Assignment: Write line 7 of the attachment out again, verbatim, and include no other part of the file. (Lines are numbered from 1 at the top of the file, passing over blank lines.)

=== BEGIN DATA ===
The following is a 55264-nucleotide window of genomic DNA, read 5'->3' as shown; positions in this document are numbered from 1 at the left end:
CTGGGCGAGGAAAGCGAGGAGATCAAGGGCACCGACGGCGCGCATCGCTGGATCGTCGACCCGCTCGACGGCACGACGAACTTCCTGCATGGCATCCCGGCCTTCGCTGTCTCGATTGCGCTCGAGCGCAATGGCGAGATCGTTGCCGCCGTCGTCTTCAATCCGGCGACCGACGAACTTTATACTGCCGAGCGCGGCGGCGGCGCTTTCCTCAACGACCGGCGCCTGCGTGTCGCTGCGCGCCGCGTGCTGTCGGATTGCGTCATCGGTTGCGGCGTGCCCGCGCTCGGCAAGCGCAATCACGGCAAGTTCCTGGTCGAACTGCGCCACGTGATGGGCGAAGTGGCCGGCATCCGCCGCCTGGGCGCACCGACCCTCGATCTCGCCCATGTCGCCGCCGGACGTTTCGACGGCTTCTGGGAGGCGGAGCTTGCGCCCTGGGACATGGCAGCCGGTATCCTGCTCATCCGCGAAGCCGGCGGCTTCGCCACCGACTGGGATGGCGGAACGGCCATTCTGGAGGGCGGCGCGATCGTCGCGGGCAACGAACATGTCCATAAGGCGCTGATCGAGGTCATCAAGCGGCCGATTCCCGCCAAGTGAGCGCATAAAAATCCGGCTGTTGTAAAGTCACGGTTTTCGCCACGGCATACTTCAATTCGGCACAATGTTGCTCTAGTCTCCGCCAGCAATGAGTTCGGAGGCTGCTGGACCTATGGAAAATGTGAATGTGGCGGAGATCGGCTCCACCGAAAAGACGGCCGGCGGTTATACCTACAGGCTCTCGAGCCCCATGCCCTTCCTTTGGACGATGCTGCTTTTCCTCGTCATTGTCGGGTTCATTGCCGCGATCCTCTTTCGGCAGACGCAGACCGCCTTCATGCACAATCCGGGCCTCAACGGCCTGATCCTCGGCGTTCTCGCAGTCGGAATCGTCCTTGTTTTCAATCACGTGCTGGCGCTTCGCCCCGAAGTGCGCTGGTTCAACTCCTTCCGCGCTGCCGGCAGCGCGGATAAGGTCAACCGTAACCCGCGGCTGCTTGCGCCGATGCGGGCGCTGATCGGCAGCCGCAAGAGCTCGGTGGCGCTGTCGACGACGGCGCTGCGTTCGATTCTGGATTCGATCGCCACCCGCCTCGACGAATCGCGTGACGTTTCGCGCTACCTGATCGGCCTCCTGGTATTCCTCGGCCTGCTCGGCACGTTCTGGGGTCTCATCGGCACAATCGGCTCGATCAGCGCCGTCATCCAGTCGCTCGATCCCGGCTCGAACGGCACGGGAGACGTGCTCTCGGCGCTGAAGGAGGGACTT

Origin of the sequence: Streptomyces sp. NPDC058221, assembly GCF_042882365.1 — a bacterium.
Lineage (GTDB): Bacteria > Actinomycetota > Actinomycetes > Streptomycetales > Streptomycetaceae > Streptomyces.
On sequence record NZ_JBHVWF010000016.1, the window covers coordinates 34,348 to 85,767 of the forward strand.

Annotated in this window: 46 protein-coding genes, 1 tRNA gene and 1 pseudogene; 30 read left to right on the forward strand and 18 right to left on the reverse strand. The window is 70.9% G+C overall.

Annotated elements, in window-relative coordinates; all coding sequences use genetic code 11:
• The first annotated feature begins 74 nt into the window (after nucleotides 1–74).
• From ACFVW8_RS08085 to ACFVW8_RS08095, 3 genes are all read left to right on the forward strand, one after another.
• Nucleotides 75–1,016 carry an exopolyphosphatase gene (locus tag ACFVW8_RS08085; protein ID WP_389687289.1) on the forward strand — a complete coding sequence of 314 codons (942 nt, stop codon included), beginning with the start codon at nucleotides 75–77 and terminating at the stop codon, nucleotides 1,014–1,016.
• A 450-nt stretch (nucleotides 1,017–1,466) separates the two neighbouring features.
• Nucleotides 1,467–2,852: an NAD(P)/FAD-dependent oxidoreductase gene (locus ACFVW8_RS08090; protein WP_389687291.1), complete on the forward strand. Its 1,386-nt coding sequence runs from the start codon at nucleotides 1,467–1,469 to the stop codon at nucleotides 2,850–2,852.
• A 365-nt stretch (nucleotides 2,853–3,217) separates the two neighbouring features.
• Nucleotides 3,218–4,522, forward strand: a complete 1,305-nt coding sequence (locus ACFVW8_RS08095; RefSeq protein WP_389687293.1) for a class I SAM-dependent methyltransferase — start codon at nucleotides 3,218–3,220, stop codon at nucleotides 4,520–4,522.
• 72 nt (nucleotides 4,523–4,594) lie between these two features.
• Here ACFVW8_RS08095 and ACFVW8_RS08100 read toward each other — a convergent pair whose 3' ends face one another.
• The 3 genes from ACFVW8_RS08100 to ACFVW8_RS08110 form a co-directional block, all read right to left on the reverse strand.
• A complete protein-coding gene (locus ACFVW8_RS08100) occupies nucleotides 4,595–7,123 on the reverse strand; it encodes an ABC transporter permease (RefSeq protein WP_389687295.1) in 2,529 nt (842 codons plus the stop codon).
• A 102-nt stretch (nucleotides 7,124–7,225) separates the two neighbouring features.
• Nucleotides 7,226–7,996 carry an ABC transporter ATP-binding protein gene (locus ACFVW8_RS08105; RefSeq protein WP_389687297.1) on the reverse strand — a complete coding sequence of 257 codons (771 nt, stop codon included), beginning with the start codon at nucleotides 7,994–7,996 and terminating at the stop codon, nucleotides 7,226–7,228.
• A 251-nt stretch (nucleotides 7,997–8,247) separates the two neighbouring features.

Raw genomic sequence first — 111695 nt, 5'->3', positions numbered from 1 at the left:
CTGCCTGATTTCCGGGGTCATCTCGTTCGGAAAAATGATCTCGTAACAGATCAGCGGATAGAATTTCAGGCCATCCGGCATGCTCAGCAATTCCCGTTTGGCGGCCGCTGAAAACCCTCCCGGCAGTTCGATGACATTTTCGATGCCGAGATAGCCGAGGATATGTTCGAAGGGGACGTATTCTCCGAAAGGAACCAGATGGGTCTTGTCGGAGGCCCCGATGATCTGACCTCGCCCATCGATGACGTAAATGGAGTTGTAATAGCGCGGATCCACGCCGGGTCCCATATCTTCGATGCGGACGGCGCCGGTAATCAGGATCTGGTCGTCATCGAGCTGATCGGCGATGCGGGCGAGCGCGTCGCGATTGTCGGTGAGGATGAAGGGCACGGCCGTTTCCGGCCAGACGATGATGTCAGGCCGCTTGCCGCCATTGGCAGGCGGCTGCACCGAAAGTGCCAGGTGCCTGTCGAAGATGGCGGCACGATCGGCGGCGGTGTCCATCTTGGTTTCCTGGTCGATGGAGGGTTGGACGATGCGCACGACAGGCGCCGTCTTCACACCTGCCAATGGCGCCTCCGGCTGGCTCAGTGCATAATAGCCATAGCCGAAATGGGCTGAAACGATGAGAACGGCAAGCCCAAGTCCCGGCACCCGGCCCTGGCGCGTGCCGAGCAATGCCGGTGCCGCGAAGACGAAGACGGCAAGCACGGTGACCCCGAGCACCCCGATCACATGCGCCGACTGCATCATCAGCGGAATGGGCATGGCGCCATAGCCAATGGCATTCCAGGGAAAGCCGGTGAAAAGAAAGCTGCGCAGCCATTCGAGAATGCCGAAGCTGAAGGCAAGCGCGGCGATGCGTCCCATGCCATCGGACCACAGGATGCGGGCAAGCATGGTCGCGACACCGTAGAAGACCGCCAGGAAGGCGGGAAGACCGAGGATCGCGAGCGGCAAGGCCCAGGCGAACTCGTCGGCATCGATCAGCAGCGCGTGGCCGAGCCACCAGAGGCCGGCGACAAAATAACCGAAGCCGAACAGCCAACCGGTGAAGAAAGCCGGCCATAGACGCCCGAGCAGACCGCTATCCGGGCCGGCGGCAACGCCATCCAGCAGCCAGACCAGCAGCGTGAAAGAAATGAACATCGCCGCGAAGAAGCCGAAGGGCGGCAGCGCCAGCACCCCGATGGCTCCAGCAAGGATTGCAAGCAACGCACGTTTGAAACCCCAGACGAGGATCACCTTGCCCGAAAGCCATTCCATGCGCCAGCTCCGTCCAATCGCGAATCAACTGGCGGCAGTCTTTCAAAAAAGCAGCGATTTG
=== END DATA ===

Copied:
Annotated elements, in window-relative coordinates; all coding sequences use genetic code 11: